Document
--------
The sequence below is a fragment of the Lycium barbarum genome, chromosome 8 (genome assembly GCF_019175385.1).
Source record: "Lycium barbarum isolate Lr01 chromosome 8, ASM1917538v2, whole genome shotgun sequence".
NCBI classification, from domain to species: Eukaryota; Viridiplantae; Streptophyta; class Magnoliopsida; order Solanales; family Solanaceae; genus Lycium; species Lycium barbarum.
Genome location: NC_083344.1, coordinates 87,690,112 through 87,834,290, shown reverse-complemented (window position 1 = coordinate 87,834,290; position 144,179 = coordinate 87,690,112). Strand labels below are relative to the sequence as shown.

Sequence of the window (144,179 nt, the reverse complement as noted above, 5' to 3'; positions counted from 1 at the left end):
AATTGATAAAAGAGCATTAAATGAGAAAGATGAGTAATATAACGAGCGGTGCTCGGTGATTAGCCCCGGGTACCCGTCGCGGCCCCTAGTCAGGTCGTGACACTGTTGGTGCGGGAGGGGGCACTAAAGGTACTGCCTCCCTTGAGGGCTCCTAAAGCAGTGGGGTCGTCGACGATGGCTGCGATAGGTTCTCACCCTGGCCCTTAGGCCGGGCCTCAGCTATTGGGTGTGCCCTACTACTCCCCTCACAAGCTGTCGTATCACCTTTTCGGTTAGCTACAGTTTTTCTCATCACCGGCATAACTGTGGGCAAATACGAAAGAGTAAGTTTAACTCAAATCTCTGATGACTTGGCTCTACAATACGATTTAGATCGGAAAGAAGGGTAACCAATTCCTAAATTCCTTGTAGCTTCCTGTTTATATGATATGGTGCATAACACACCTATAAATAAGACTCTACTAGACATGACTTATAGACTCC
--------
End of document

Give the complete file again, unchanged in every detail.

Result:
The sequence below is a fragment of the Lycium barbarum genome, chromosome 8 (genome assembly GCF_019175385.1).
Source record: "Lycium barbarum isolate Lr01 chromosome 8, ASM1917538v2, whole genome shotgun sequence".
NCBI classification, from domain to species: Eukaryota; Viridiplantae; Streptophyta; class Magnoliopsida; order Solanales; family Solanaceae; genus Lycium; species Lycium barbarum.
Genome location: NC_083344.1, coordinates 87,690,112 through 87,834,290, shown reverse-complemented (window position 1 = coordinate 87,834,290; position 144,179 = coordinate 87,690,112). Strand labels below are relative to the sequence as shown.

Sequence of the window (144,179 nt, the reverse complement as noted above, 5' to 3'; positions counted from 1 at the left end):
AATTGATAAAAGAGCATTAAATGAGAAAGATGAGTAATATAACGAGCGGTGCTCGGTGATTAGCCCCGGGTACCCGTCGCGGCCCCTAGTCAGGTCGTGACACTGTTGGTGCGGGAGGGGGCACTAAAGGTACTGCCTCCCTTGAGGGCTCCTAAAGCAGTGGGGTCGTCGACGATGGCTGCGATAGGTTCTCACCCTGGCCCTTAGGCCGGGCCTCAGCTATTGGGTGTGCCCTACTACTCCCCTCACAAGCTGTCGTATCACCTTTTCGGTTAGCTACAGTTTTTCTCATCACCGGCATAACTGTGGGCAAATACGAAAGAGTAAGTTTAACTCAAATCTCTGATGACTTGGCTCTACAATACGATTTAGATCGGAAAGAAGGGTAACCAATTCCTAAATTCCTTGTAGCTTCCTGTTTATATGATATGGTGCATAACACACCTATAAATAAGACTCTACTAGACATGACTTATAGACTCC